Recent Research

The Laboratory for Energy Materials and Nano-Biomedicine investigates fundamental materials structures and properties for energy and biomedical applications.

Energy Materials

Schematic of Chlorophyll-coated "Green Window"

Schematic of Chlorophyll-coated “Green Window”.

For energy materials, the research focuses on developing novel structures, via design and thin film deposition, for unique physical properties in nano-photonics and soft magnetic materials. One of the NSF-funded projects (CMMI 1635089) deals with spectral-selective, photon-activated nanomaterials for efficient energy materials. We investigate the fundamental photonic physics that dictates the photothermal effects of several highly photothermal nanomaterials including Fe3O4 nanoparticles and chlorophyll under simulated solar light. The research focuses on the relationships between their electronic structures and the photothermal effects for several novel nano systems.

Another project supported by the Ohio Federal Research Network develops soft magnetic alloys to provide a highly power dense magnetic core with low losses. The research includes rapid solidification, crystallization, and fine powder processing for high-temperature soft magnetic materials. By developing ferromagnetic nano-crystallites (~10 nm) embedded in an amorphous matrix, which are considerably shorter than the correlation length, we obtain a unique combination of large magnetization, high permeability, and low core loss.

Effective reduction of building heat loss without insulation materials via the photothermal effect of a chlorophyll thin film coated “Green Window”, Yuan Zhao, Andrew W. Dunn, and Donglu Shi MRS Communications Volume 9, Issue 2 June 2019, pp. 675-681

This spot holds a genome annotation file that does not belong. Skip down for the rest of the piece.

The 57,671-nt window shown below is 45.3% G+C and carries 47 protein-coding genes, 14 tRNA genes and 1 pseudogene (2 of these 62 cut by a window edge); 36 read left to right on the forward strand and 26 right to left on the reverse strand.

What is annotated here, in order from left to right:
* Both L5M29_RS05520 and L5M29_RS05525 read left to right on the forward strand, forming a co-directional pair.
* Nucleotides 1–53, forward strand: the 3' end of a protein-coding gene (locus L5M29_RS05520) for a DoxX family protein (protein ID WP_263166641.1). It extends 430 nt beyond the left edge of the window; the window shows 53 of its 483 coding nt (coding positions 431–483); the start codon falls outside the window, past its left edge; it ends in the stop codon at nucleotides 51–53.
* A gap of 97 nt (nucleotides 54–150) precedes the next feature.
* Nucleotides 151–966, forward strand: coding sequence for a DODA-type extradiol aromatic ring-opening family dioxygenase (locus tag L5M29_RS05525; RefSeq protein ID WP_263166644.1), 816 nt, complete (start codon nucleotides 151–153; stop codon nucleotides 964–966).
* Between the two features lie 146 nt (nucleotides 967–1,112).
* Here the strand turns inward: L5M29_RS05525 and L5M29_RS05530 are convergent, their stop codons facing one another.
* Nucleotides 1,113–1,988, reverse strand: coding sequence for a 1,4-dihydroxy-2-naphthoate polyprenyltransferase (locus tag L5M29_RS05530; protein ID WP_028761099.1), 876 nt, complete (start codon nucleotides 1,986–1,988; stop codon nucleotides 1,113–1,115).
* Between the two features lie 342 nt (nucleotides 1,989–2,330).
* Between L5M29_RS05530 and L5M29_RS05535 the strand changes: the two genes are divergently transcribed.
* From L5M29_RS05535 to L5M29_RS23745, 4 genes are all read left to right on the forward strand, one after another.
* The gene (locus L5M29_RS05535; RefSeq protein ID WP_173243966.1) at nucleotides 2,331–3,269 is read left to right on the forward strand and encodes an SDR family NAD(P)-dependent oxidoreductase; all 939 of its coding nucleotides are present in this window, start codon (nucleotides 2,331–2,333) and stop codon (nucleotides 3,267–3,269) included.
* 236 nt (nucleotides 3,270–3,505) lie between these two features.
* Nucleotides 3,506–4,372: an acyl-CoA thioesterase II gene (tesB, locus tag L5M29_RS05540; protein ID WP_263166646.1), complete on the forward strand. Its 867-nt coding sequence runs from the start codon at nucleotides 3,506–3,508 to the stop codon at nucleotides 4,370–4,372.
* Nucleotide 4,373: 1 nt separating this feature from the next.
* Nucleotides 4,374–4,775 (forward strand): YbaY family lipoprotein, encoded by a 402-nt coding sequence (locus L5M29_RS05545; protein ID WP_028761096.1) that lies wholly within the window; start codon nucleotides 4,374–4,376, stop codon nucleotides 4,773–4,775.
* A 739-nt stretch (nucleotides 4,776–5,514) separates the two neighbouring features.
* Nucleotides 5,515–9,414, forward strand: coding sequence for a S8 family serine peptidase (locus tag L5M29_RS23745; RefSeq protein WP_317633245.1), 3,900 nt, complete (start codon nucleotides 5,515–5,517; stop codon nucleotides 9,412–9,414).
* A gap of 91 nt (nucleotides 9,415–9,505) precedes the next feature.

Nano-Biomedicine

Immunofluorescence of frozen lung sections diagram

10x immunofluorescence of frozen lung sections post I.V. injection of DyLight 650 labeled PEI10k-LinA15-PEG3.0. Sections were stained with Hoechst 33342 (nuclear stain), platelet endothelial cell adhesion molecule (PECAM1, CD31), and alpha smooth muscle actin (αSMA) for visualization of microvasculature and large vessels.

There is a critical need for the development of effective strategies for small molecule or non-viral gene therapy for tailored treatment at the molecular level. Nanotechnology provides a promising avenue for tailored treatment of these diseases, overcoming the struggles of current regimens. In collaboration with Dr. Vladimir V. Kalinichenko from Cincinnati Children’s Hospital Research Foundation, we jointly develop novel formulations of cationic based, non-viral nanoparticles that efficiently target the pulmonary microvascular network for the delivery of nucleic acids. Nanoparticles are created by functionalizing low molecular weight polyethylenimine (PEI) with biological fatty acids and carboxylate terminated poly(ethylene glycol) (PEG) through a one-pot EDC/NHS reaction. Flow cytometry shows that polyplexes formed by mixing functionalized PEI with plasmids possess high specificity as well as efficiency in targeting the vascular endothelium in the lung of adult wild type mice with an endothelial targeting of 91.8 ± 1.3 % for PEI10k-LinA15-PEG3. Immunofluorescence shows polyplexes are disseminated throughout the lung microvasculature while sparse in large vessels. These polyplexes provide a powerful basis for selective delivery of nucleic acids for therapeutic treatments.

Highly Efficient In Vivo Targeting of the Pulmonary Endothelium Using Novel Modifications of Polyethylenimine: An Importance of Charge. Dunn, Andrew W., Vladimir V. Kalinichenko, Donglu Shi. Advanced healthcare materials, (2018): 1800876.